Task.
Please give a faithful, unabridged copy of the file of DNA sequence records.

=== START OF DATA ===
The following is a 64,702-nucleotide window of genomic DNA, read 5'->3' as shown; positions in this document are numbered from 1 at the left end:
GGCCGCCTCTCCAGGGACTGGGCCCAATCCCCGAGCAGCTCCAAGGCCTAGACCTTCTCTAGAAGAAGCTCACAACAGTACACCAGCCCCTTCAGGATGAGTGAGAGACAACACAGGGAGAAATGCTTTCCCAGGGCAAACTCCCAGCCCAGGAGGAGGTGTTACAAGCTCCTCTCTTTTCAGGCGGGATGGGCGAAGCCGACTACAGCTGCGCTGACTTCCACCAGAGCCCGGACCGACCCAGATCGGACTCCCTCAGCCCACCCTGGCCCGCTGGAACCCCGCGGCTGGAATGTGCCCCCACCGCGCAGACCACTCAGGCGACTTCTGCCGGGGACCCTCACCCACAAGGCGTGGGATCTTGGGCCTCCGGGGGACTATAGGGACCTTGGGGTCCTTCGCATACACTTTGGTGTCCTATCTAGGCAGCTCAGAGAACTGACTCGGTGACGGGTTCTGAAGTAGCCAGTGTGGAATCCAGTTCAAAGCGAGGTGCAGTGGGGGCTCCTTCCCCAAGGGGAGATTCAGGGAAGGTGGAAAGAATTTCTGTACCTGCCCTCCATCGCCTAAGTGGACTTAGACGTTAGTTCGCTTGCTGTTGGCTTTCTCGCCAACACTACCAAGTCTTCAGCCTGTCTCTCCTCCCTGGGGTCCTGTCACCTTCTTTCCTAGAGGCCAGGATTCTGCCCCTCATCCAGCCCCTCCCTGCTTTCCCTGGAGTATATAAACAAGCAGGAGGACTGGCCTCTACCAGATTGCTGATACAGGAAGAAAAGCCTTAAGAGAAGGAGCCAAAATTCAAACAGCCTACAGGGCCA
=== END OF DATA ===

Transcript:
The following is a 64,702-nucleotide window of genomic DNA, read 5'->3' as shown; positions in this document are numbered from 1 at the left end:
GGCCGCCTCTCCAGGGACTGGGCCCAATCCCCGAGCAGCTCCAAGGCCTAGACCTTCTCTAGAAGAAGCTCACAACAGTACACCAGCCCCTTCAGGATGAGTGAGAGACAACACAGGGAGAAATGCTTTCCCAGGGCAAACTCCCAGCCCAGGAGGAGGTGTTACAAGCTCCTCTCTTTTCAGGCGGGATGGGCGAAGCCGACTACAGCTGCGCTGACTTCCACCAGAGCCCGGACCGACCCAGATCGGACTCCCTCAGCCCACCCTGGCCCGCTGGAACCCCGCGGCTGGAATGTGCCCCCACCGCGCAGACCACTCAGGCGACTTCTGCCGGGGACCCTCACCCACAAGGCGTGGGATCTTGGGCCTCCGGGGGACTATAGGGACCTTGGGGTCCTTCGCATACACTTTGGTGTCCTATCTAGGCAGCTCAGAGAACTGACTCGGTGACGGGTTCTGAAGTAGCCAGTGTGGAATCCAGTTCAAAGCGAGGTGCAGTGGGGGCTCCTTCCCCAAGGGGAGATTCAGGGAAGGTGGAAAGAATTTCTGTACCTGCCCTCCATCGCCTAAGTGGACTTAGACGTTAGTTCGCTTGCTGTTGGCTTTCTCGCCAACACTACCAAGTCTTCAGCCTGTCTCTCCTCCCTGGGGTCCTGTCACCTTCTTTCCTAGAGGCCAGGATTCTGCCCCTCATCCAGCCCCTCCCTGCTTTCCCTGGAGTATATAAACAAGCAGGAGGACTGGCCTCTACCAGATTGCTGATACAGGAAGAAAAGCCTTAAGAGAAGGAGCCAAAATTCAAACAGCCTACAGGGCCA